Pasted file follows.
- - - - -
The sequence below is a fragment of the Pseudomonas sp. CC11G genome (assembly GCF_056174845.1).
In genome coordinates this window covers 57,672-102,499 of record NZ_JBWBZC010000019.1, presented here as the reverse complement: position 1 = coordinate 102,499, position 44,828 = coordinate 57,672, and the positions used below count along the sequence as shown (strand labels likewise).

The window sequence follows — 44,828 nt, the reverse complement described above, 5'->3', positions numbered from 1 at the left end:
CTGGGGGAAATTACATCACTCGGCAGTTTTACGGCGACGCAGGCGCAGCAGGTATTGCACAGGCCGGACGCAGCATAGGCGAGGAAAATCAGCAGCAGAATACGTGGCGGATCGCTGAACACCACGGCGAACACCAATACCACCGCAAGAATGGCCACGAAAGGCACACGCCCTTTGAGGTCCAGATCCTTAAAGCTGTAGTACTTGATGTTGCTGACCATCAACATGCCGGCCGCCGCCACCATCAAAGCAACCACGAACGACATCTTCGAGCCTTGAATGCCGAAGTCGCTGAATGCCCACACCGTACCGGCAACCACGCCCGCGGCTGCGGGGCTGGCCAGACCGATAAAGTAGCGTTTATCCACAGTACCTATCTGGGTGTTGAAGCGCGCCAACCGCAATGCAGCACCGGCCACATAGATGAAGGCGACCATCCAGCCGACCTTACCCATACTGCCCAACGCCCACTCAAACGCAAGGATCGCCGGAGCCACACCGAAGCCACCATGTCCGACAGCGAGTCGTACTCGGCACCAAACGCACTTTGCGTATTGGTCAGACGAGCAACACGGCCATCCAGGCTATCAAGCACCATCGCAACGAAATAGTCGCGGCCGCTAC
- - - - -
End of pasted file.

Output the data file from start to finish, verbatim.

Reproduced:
The sequence below is a fragment of the Pseudomonas sp. CC11G genome (assembly GCF_056174845.1).
In genome coordinates this window covers 57,672-102,499 of record NZ_JBWBZC010000019.1, presented here as the reverse complement: position 1 = coordinate 102,499, position 44,828 = coordinate 57,672, and the positions used below count along the sequence as shown (strand labels likewise).

The window sequence follows — 44,828 nt, the reverse complement described above, 5'->3', positions numbered from 1 at the left end:
CTGGGGGAAATTACATCACTCGGCAGTTTTACGGCGACGCAGGCGCAGCAGGTATTGCACAGGCCGGACGCAGCATAGGCGAGGAAAATCAGCAGCAGAATACGTGGCGGATCGCTGAACACCACGGCGAACACCAATACCACCGCAAGAATGGCCACGAAAGGCACACGCCCTTTGAGGTCCAGATCCTTAAAGCTGTAGTACTTGATGTTGCTGACCATCAACATGCCGGCCGCCGCCACCATCAAAGCAACCACGAACGACATCTTCGAGCCTTGAATGCCGAAGTCGCTGAATGCCCACACCGTACCGGCAACCACGCCCGCGGCTGCGGGGCTGGCCAGACCGATAAAGTAGCGTTTATCCACAGTACCTATCTGGGTGTTGAAGCGCGCCAACCGCAATGCAGCACCGGCCACATAGATGAAGGCGACCATCCAGCCGACCTTACCCATACTGCCCAACGCCCACTCAAACGCAAGGATCGCCGGAGCCACACCGAAGCCACCATGTCCGACAGCGAGTCGTACTCGGCACCAAACGCACTTTGCGTATTGGTCAGACGAGCAACACGGCCATCCAGGCTATCAAGCACCATCGCAACGAAATAGTCGCGGCCGCTAC